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How Vista Mistakes Changed Windows 7 Development 483

snydeq writes "For the past several months, Microsoft has engaged in an extended public mea culpa about Vista, holding a series of press interviews to explain how the company's Vista mistakes changed the development process of Windows 7. Chief among these changes was the determination to 'define a feature set early on' and only share that feature set with partners and customers when the company is confident they will be incorporated into the final OS. And to solve PC-compatibility issues, Microsoft has said all versions of Windows 7 will run even on low-cost netbooks. Moreover, Microsoft reiterated that the beta of Windows 7 that is now available is already feature-complete, although its final release to business customers isn't expected until November." As a data point for how well this has all worked out in practice, reader The other A.N.Other recommends a ZDNet article describing rough benchmarks for three versions of Windows 7 against Vista and XP. In particular, Win-7 build 7048 (64-bit) vs. Win-7 build 7000 (32-bit and 64-bit) vs. Vista SP1 vs. XP SP3 were tested on both high-end and low-end hardware. The conclusions: Windows 7 is, overall, faster than both Vista and XP. As Windows 7 progresses, it's getting faster (or at least the 64-bit editions are). On a higher-spec system, 64-bit is best. On a lower-spec system, 32-bit is best.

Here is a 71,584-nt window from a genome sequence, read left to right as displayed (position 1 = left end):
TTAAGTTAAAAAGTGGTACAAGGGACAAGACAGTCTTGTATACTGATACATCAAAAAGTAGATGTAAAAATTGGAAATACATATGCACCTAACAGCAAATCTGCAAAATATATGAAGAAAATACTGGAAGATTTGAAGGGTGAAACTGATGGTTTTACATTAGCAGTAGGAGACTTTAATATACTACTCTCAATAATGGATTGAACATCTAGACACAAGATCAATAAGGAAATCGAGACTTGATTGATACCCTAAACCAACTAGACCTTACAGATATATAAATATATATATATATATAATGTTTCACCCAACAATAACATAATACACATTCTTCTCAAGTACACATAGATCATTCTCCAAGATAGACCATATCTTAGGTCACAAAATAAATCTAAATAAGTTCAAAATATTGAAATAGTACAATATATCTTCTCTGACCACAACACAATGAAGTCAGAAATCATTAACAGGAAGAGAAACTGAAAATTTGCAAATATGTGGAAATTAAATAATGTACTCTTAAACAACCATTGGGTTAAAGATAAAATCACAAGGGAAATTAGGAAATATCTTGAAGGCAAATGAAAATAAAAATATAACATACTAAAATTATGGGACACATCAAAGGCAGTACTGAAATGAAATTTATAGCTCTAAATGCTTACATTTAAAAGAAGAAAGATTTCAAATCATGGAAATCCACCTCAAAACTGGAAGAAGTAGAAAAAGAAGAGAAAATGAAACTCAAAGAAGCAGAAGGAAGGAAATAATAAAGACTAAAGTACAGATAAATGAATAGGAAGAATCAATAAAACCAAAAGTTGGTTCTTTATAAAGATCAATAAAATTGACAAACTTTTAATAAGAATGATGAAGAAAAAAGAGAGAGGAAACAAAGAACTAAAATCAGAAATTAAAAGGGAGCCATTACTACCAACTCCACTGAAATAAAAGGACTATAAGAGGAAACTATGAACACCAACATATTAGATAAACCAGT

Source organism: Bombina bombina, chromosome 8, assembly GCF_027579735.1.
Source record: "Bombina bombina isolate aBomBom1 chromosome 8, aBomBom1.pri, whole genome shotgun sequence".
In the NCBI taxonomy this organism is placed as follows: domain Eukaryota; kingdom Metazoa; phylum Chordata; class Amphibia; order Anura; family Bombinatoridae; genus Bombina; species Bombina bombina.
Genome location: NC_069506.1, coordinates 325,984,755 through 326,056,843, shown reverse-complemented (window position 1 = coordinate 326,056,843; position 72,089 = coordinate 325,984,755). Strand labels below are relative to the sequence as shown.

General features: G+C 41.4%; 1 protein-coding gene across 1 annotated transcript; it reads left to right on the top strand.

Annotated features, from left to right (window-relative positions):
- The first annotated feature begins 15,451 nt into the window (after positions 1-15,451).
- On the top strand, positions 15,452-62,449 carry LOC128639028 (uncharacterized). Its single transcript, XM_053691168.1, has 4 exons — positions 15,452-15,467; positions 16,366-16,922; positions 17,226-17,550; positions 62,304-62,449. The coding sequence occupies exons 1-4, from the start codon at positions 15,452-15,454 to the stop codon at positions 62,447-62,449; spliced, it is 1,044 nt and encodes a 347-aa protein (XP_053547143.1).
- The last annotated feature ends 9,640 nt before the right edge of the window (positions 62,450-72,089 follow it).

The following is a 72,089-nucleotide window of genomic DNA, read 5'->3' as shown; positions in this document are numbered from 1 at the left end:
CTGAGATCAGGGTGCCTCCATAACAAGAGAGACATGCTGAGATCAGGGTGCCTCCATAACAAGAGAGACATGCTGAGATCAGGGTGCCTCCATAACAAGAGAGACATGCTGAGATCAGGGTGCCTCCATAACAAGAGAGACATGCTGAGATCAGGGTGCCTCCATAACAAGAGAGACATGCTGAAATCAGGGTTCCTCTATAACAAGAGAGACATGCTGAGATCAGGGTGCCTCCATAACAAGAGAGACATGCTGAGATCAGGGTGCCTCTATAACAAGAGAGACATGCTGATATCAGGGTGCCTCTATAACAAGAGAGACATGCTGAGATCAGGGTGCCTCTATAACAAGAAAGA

Microsoft Brings 36 New Features To Windows 7 509

Barence writes "Microsoft has unveiled a slew of new features that will appear in the Release Candidate of Windows 7 that didn't make an appearance in the beta. 'We've been quite busy for the past two months or so working through all the feedback we've received on Windows 7,' explains Steven Sinofsky, lead engineer for Windows 7 in his blog. A majority of these features are user interface tweaks, but they should add up to a much smoother Windows 7 experience." In separate news, Technologizer reports on Microsoft's contingency plan, should things not go well in EU antitrust, to slip Win7 to January.

Generational Windows Multicore Performance Tests 228

snydeq writes "Windows XP, Windows Vista, and (soon) Windows 7 all support SMP out of the box, but as InfoWorld's Randall Kennedy notes, 'experience has shown that multiprocessing across discrete CPUs is not the same thing as multiprocessing across integrated cores within the same CPU.' As such, Kennedy set out to stress the multiprocessing capabilities of Windows XP, Windows Vista, and Windows 7 in dual-core and quad-core performance tests. The comprehensive, multiprocess workload tests were undertaken to document scalability, execution efficiency, and raw performance of workloads. 'What I found may surprise you,' Kennedy writes. 'Not only does Microsoft have a firm grasp of multicore tuning, but its scalability story promises to keep getting better with time. In other words, Windows Vista and Windows 7 are poised to reap ever greater performance benefits as Intel and AMD extend the number of cores in future editions of their processors.'"

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